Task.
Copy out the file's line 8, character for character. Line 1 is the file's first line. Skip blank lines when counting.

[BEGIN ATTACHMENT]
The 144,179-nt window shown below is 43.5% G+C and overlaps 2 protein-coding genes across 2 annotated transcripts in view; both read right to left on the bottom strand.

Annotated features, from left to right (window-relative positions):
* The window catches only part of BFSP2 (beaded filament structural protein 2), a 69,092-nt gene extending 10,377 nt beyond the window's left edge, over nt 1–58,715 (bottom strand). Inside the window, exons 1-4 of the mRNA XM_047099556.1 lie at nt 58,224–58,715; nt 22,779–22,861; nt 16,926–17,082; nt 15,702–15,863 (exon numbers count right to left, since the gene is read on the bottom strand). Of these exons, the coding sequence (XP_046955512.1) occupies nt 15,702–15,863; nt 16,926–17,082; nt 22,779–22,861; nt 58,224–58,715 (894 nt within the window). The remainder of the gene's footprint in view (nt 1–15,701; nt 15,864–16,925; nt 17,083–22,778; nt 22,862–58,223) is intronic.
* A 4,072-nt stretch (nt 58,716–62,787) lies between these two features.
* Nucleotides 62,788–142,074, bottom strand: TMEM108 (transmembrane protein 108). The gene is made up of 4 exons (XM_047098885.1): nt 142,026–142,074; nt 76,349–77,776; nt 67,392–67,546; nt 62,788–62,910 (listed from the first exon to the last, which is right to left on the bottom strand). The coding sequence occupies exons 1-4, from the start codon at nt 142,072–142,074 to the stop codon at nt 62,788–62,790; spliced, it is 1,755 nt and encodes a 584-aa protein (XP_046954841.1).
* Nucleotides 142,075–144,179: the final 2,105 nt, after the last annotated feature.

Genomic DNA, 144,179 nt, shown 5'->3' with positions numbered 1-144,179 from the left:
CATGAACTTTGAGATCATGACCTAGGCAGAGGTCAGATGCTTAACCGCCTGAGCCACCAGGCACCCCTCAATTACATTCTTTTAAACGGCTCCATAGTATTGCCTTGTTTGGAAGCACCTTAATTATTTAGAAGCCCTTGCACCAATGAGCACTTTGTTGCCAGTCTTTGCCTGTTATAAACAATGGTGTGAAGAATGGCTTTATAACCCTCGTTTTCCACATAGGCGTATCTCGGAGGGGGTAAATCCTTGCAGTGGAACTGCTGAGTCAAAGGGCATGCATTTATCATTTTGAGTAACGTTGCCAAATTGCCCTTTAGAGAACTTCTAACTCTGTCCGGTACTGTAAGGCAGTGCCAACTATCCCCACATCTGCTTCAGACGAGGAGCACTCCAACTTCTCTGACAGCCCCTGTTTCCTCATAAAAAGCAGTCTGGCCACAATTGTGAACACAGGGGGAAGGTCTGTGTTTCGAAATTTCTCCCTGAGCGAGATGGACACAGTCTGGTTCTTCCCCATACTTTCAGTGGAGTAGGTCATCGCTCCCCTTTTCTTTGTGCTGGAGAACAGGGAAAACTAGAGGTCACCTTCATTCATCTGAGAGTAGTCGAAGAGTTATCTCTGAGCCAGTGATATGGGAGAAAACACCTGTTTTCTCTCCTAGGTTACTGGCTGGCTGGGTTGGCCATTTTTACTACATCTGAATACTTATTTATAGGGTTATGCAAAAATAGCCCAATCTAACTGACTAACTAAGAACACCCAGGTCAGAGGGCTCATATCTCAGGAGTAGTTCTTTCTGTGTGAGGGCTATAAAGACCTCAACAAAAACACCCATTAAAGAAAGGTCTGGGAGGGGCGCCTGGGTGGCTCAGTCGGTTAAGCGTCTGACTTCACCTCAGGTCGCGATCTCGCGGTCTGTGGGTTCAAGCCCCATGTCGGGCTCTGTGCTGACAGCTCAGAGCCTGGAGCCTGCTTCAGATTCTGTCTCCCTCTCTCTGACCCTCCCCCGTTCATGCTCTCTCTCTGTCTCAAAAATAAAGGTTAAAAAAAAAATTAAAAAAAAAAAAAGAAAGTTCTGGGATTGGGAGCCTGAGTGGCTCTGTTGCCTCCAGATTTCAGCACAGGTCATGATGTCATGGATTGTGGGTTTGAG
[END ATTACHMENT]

CATGAACTTTGAGATCATGACCTAGGCAGAGGTCAGATGCTTAACCGCCTGAGCCACCAGGCACCCCTCAATTACATTCTTTTAAACGGCTCCATAGTATTGCCTTGTTTGGAAGCACCTTAATTATTTAGAAGCCCTTGCACCAATGAGCACTTTGTTGCCAGTCTTTGCCTGTTATAAACAATGGTGTGAAGAATGGCTTTATAACCCTCGTTTTCCACATAGGCGTATCTCGGAGGGGGTAAATCCTTGCAGTGGAACTGCTGAGTCAAAGGGCATGCATTTATCATTTTGAGTAACGTTGCCAAATTGCCCTTTAGAGAACTTCTAACTCTGTCCGGTACTGTAAGGCAGTGCCAACTATCCCCACATCTGCTTCAGACGAGGAGCACTCCAACTTCTCTGACAGCCCCTGTTTCCTCATAAAAAGCAGTCTGGCCACAATTGTGAACACAGGGGGAAGGTCTGTGTTTCGAAATTTCTCCCTGAGCGAGATGGACACAGTCTGGTTCTTCCCCATACTTTCAGTGGAGTAGGTCATCGCTCCCCTTTTCTTTGTGCTGGAGAACAGGGAAAACTAGAGGTCACCTTCATTCATCTGAGAGTAGTCGAAGAGTTATCTCTGAGCCAGTGATATGGGAGAAAACACCTGTTTTCTCTCCTAGGTTACTGGCTGGCTGGGTTGGCCATTTTTACTACATCTGAATACTTATTTATAGGGTTATGCAAAAATAGCCCAATCTAACTGACTAACTAAGAACACCCAGGTCAGAGGGCTCATATCTCAGGAGTAGTTCTTTCTGTGTGAGGGCTATAAAGACCTCAACAAAAACACCCATTAAAGAAAGGTCTGGGAGGGGCGCCTGGGTGGCTCAGTCGGTTAAGCGTCTGACTTCACCTCAGGTCGCGATCTCGCGGTCTGTGGGTTCAAGCCCCATGTCGGGCTCTGTGCTGACAGCTCAGAGCCTGGAGCCTGCTTCAGATTCTGTCTCCCTCTCTCTGACCCTCCCCCGTTCATGCTCTCTCTCTGTCTCAAAAATAAAGGTTAAAAAAAAAATTAAAAAAAAAAAAAGAAAGTTCTGGGATTGGGAGCCTGAGTGGCTCTGTTGCCTCCAGATTTCAGCACAGGTCATGATGTCATGGATTGTGGGTTTGAG